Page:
This winter, I started to read a few blogs on how others draw these maps and one approach that I liked at that time was taking a photo of a map, and bring it in as a base layer in GIMP, of which I know some basics.

Enter Inkscape

So I tried that and send it around on social media. The reception was great, but I realised Gimp didn’t really work for the fine tuning. After getting sucked more into the map making and cartography blogs and websites rabbit hole, I learned that free open source Inkscape is another tool to build maps. (Readers know the key word in my blog is ‘free’). An extra benefit of Inkscape for me is that you can work with vectors, allowing you to resize your drawings.

What to include

As usual, the more you know, the less you know. New questions arose: what font size to use, which colours to use, which level of detail, which information, following real paths or a subway style map or some mix of the two? I also decided to start with the inner Greenbelt area else the map becomes unreadable.

The area of the map covers around 25 x 16 km or about 40,000 ha. Here are some screenshots from other cities from Google with a similar area compared to Ottawa’s inner Greenbelt and parts of the Greenbelt (these screenshots also show trails and on-road bike lanes):

The equivalent 40,000 ha projected on Vancouver
The equivalent of 40,000 ha projected on Montreal
The equivalent of 40,000 ha projected on Amsterdam

Focus on visitors

While working on the map, I set a few -perhaps arbitrary- rules, as I had to start somewhere.

– focus on the area mostly inside the Greenbelt for now;

– draw simplified routes, but leave the nodes in their geographic place;

– only add pathways and raised bike lanes that are connected, in other words the true network; I made an exception for the Experimental Farm for the roads are very quiet and closed in weekends. This means that not all pathways are included. I have also left out all the short connections coming from neighbourhoods as it clutters the map too much.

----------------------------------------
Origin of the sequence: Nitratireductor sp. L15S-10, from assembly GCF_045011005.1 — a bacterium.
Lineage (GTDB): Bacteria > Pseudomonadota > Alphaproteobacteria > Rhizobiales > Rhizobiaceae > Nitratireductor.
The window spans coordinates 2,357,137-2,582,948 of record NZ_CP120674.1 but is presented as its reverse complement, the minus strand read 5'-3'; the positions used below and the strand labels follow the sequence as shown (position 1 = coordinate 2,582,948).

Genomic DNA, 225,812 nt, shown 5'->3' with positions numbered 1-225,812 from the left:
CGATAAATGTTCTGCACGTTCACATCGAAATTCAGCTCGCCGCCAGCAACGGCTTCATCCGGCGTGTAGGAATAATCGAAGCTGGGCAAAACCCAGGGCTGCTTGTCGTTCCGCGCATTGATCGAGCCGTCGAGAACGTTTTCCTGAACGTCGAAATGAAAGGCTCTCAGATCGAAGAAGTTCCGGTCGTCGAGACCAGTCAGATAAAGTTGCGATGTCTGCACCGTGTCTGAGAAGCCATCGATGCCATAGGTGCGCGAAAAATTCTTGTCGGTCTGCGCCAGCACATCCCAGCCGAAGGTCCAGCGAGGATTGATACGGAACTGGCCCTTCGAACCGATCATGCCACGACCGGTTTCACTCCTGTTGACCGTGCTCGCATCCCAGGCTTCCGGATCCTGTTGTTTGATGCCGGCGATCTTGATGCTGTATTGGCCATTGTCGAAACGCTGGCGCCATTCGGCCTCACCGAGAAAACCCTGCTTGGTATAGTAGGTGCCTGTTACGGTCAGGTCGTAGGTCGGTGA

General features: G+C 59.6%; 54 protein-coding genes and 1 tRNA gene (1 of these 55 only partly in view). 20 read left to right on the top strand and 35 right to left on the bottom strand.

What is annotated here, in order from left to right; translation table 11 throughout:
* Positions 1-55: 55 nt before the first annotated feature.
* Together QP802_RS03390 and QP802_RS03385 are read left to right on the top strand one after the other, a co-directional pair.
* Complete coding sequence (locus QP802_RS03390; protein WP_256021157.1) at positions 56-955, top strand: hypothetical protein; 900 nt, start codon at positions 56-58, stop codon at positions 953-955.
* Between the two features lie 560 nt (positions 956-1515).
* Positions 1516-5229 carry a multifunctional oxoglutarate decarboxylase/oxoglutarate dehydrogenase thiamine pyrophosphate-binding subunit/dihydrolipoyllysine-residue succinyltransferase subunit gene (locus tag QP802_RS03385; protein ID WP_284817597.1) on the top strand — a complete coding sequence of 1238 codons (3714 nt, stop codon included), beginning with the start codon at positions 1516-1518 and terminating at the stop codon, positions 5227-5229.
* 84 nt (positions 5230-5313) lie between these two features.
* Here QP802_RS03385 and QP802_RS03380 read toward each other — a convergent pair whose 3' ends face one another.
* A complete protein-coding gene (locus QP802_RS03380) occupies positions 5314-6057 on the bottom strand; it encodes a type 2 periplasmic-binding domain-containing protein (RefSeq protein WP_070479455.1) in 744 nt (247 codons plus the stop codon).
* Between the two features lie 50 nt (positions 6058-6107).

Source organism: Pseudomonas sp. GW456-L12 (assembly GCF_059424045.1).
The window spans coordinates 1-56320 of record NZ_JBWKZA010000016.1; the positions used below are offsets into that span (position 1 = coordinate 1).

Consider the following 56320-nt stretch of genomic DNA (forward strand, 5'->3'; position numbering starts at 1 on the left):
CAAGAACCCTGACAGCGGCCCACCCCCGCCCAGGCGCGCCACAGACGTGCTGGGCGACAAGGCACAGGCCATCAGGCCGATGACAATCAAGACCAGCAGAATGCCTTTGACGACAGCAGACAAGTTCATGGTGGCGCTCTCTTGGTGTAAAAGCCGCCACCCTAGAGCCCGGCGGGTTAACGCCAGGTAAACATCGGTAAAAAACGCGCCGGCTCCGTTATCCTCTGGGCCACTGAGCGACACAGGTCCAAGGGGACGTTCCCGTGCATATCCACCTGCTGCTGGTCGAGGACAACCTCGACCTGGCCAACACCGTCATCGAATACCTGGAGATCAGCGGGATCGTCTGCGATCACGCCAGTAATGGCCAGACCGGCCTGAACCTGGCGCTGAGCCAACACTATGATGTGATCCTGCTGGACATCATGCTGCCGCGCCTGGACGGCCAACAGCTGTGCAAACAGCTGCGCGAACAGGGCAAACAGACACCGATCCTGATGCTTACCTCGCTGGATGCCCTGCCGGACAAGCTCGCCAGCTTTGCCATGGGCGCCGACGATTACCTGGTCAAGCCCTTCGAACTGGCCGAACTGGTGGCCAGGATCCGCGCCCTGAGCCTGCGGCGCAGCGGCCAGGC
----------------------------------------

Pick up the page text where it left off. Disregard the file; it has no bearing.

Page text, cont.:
– add a few very modest missing links that are safe enough for an 8 year old to complete an otherwise interesting loop;

– add connections to rail transit where useful;

– choose a larger font so that it is easier to read for 55+rs

– In order to have a workable scale, I left Gatineau and the Ottawa exurbs out; this will be phase 2

First version online now

I am putting draft versions out on line and love to hear some feedback. (note, since publishing the first map I added updated versions with a number of additions based on reader feedback). I know it is not complete yet but I also didn’t want to wait until the summer is over, nor wait until it is perfect (I took a page from Microsoft here). I’ll keep working on it. I am hoping it will be used and if not, I learned at least a new skill or two. 🙂 Thanks to the loyal following on Twitter for the input provided already. More to come such as ‘end stations’, perhaps bike repair stations. But there is only so much space on an 8.5 x 11…..Below you find a list of updates based on feedback I received.

June 2 2020 updates on Ottawa Cycling network map

  • Added the train bridge at Ottawa GeeGees across the Rideau River near Hurdman
  • Corrected the name of the Canadian Museum of History
  • Add a route in Bells Corners to connect two MUPs. This includes a bit more residential roads and even an arterial (might use the sidewalk) than I would like to, but it completes a loop with and adds a guideline for Bells Corners residents to connect to the network.
  • Added a node at Carleton Heights, Andrew Haydon Park, DND and Moodie
  • Added MUP on Moodie and extended along Carling
  • Added a line (bottom left-vertical) with the size of the map coverage (25 x 15 km approx)
  • Added connection between Corktown bridge and Ottawa U to make the connection more obvious
  • Added Adawe Crossing name

June 29 updates